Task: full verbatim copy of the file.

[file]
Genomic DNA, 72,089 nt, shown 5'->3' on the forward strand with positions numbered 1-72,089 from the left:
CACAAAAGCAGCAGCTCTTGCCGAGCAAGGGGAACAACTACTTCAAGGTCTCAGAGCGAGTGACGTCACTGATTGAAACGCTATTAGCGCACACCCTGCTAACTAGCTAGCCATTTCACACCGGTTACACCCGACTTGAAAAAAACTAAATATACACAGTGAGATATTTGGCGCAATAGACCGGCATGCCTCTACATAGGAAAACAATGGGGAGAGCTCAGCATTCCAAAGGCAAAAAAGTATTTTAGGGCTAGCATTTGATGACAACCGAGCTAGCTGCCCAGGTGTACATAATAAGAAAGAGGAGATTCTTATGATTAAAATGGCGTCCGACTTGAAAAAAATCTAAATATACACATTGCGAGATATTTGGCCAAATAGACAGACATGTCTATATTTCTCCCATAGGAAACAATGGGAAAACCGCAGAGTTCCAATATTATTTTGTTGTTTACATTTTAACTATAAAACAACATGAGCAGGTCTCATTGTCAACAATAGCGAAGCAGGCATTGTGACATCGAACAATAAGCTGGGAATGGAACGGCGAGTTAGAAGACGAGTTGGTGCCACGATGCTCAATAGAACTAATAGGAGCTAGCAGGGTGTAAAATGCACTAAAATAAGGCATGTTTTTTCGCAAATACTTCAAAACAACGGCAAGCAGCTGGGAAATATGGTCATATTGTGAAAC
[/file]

Genomic DNA, 72,089 nt, shown 5'->3' on the forward strand with positions numbered 1-72,089 from the left:
CACAAAAGCAGCAGCTCTTGCCGAGCAAGGGGAACAACTACTTCAAGGTCTCAGAGCGAGTGACGTCACTGATTGAAACGCTATTAGCGCACACCCTGCTAACTAGCTAGCCATTTCACACCGGTTACACCCGACTTGAAAAAAACTAAATATACACAGTGAGATATTTGGCGCAATAGACCGGCATGCCTCTACATAGGAAAACAATGGGGAGAGCTCAGCATTCCAAAGGCAAAAAAGTATTTTAGGGCTAGCATTTGATGACAACCGAGCTAGCTGCCCAGGTGTACATAATAAGAAAGAGGAGATTCTTATGATTAAAATGGCGTCCGACTTGAAAAAAATCTAAATATACACATTGCGAGATATTTGGCCAAATAGACAGACATGTCTATATTTCTCCCATAGGAAACAATGGGAAAACCGCAGAGTTCCAATATTATTTTGTTGTTTACATTTTAACTATAAAACAACATGAGCAGGTCTCATTGTCAACAATAGCGAAGCAGGCATTGTGACATCGAACAATAAGCTGGGAATGGAACGGCGAGTTAGAAGACGAGTTGGTGCCACGATGCTCAATAGAACTAATAGGAGCTAGCAGGGTGTAAAATGCACTAAAATAAGGCATGTTTTTTCGCAAATACTTCAAAACAACGGCAAGCAGCTGGGAAATATGGTCATATTGTGAAAC